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Columns

  • What kind of IL fire department do you want?

    This column is in response to J.R. Wilt’s recent comments on the Indian Land Fire Protection District.
    I take issue with Mr. Wilt’s assertion that firefighting is a part-time occupation. With the amount of training and time required to maintain certifications and the difficulty of recruiting volunteers, firefighting is becoming a full-time paid occupation.

  • Education voters have spoken, who will listen?

    The numbers are shocking – 110,000 students trapped in persistently failing schools, 30,000 students per high school class fail to graduate on time, 87 public high schools identified as “dropout factories,” $12,200 per student in spending and a mere 44 cents per educational dollar directed to the classroom.
    The numbers, and the students that comprise them, are becoming well known. It makes sense that education voters across the state made their frustration clear in November.

  • Private schools are good for the public

    Public education and public schools are not one and the same. Public education is an educated public. It is a public commitment to education, the public support of education and the public benefits derived from education.
    Public schools were created to achieve those goals; some do, others don’t. But any school that successfully pursues those aims and equips young people with the social, economic and civic tools they need for success is serving a primarily public purpose.

  • Mulvaney impressed with freshmen U.S. reps

    First off,  a belated Happy Thanksgiving to everyone.  Personally, I’ve got a great deal to be thankful for this year – including having Carolina Gateway and The Lancaster News permit me to continue this update column.
    I thought I would take this first installment after the election to get you up to speed on what has been happening during the transition period (also called the “lame duck” session) in Washington, D.C.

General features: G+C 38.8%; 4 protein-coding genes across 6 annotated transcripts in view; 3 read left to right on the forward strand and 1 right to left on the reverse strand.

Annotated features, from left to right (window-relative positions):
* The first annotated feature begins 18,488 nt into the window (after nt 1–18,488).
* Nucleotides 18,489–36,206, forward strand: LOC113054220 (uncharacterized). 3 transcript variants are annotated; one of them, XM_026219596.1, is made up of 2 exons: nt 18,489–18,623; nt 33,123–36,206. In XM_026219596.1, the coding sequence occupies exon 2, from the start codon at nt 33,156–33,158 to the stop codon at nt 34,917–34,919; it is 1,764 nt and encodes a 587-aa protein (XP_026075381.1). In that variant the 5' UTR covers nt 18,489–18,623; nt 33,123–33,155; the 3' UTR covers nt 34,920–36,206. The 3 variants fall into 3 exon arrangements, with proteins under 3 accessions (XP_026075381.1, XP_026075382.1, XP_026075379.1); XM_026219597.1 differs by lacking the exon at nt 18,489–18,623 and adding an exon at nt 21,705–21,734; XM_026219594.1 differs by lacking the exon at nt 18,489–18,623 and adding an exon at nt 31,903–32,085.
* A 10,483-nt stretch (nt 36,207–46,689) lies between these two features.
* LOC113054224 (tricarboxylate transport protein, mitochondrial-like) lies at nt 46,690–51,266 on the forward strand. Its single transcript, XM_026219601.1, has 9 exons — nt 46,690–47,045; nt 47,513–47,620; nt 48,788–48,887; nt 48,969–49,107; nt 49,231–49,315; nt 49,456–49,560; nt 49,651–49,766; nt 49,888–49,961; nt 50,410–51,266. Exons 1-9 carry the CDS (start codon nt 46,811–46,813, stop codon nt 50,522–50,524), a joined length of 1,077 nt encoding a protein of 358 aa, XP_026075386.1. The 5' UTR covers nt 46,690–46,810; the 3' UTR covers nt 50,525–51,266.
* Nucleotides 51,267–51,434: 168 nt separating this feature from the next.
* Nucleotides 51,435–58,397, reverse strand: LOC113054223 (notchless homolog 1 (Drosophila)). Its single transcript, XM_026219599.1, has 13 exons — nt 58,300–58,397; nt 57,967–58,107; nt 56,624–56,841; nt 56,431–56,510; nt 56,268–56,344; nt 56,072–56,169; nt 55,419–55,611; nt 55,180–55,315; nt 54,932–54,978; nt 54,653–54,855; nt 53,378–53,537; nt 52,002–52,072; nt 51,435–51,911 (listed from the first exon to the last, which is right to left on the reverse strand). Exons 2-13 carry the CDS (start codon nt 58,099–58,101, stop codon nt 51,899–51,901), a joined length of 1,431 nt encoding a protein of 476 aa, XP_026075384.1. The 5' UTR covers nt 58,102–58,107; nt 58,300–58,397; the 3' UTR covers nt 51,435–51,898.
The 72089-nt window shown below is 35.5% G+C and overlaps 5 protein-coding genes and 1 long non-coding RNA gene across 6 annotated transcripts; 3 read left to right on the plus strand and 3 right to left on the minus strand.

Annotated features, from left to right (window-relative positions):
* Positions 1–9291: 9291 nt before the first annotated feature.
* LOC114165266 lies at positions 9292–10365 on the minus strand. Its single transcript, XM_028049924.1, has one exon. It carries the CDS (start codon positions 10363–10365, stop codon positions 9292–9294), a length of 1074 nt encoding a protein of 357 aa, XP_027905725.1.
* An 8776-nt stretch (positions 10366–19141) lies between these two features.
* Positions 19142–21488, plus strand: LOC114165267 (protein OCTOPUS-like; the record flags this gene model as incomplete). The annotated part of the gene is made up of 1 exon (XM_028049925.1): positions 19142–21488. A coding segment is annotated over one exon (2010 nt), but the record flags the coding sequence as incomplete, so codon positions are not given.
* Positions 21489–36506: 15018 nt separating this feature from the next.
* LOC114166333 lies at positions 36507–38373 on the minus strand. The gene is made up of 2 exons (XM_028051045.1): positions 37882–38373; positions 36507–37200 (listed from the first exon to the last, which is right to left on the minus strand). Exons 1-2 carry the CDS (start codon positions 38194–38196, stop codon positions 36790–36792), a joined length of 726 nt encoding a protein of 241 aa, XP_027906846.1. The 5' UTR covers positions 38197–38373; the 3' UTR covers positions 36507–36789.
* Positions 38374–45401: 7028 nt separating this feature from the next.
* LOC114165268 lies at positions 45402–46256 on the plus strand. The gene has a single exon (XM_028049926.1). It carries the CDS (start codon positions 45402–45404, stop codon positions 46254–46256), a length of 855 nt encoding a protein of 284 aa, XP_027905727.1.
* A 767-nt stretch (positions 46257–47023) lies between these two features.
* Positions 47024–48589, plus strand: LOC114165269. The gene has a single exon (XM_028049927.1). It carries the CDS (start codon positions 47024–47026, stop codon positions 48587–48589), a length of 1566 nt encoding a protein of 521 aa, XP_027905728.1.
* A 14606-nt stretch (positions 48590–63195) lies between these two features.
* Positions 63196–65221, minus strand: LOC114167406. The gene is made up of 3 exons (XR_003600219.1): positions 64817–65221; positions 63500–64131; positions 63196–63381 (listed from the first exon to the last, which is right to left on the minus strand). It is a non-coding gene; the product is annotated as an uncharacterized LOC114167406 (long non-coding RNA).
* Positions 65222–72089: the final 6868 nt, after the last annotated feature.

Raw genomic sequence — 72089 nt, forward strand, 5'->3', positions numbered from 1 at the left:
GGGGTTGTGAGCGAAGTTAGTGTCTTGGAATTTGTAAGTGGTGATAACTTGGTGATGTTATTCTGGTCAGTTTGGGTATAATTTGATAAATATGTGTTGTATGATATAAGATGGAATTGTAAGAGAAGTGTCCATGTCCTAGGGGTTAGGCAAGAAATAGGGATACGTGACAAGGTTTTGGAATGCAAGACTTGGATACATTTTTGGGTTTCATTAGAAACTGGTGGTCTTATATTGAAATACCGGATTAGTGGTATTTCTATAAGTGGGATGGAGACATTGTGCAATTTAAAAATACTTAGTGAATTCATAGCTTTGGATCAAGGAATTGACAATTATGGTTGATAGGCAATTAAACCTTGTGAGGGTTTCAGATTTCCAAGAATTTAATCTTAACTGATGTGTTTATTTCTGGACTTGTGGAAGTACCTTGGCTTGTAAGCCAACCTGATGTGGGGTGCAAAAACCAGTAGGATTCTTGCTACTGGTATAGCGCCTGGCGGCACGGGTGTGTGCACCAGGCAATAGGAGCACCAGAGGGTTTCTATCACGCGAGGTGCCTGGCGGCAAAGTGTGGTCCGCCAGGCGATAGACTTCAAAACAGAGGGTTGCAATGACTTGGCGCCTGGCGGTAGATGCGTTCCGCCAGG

• IL Fire Protection District is really a $350,000 tax increase

    Let me begin by expressing my enormous respect for volunteer fire departments and the people who man them.
    Firefighting is, by its nature, a  part-time occupation in that the amount of time spent actually fighting fires is far less than full time and there is a limit to how much time can be spent on equipment maintenance and training. The people who volunteer their time to serve as firefighters deserve our utmost respect and support.

  • A Thanksgiving Day cooking fiasco to forget

    Ah yes, Thanksgiving Day is here and for many of us it will be our annual rite of family, football and daylong feasting.

  • Democrats lost sight of people they serve

    Why were the Democrats defeated? And make no mistake about it – this wasn’t a win for Republicans; this election was an anti-Democrat vote.
    The Republicans only prevailed because the various tea party movements didn’t coalesce into a third party. If they had, the Republicans would not be enjoying their new-found majority.

  • Our emergency managers talk-the-talk, walk-the-walk

    It is vividly sun-drenched and a swelteringly warm afternoon in the crowded San Antonio, Texas, hamlet called the River Walk, as Air Force blue suits and civilian counterparts, including myself, casually walked around the halls of the Henry B. Gonzalez Convention Center.
    Air Force Emergency Management experts recently joined about 2,500 others, representing the best military and civilians from around the world, at the 58th International Association of Emergency Managers (IAEM) conference.

  • Brice's made impact – on and off the field

    The recent retirement of Will Brice’s No. 10 jersey at the University of Virginia drew a host of local folks, family and friends, to the special occasion at halftime of the Cavaliers’ ACC clash with the University of Miami.
    Much like news of Will’s honor, that came as no surprise. When I first heard of the honor, some folks, who were unable to attend in body, I know were there in spirit.
    Those three special folks are Will’s father, the late Laurie Brice, and his maternal grandparents, Brown and Sue Wylie.

  • Veterans Day tribute to 'Ol' Harry' Slagle

    It isn’t often that someone would purposely pay tribute to a man most thought of as “just an alcoholic.” But that is precisely what I have chosen to do.
    Harry Slagle lived in a non-pretentious place called Slagle’s Happy Acres, identified by a small wooden sign hung nearby. It was little more than an old, pale green, single-room, cinder-block building, which sat off the gravel road a couple hundred yards or so from the old wooden Doby’s Bridge.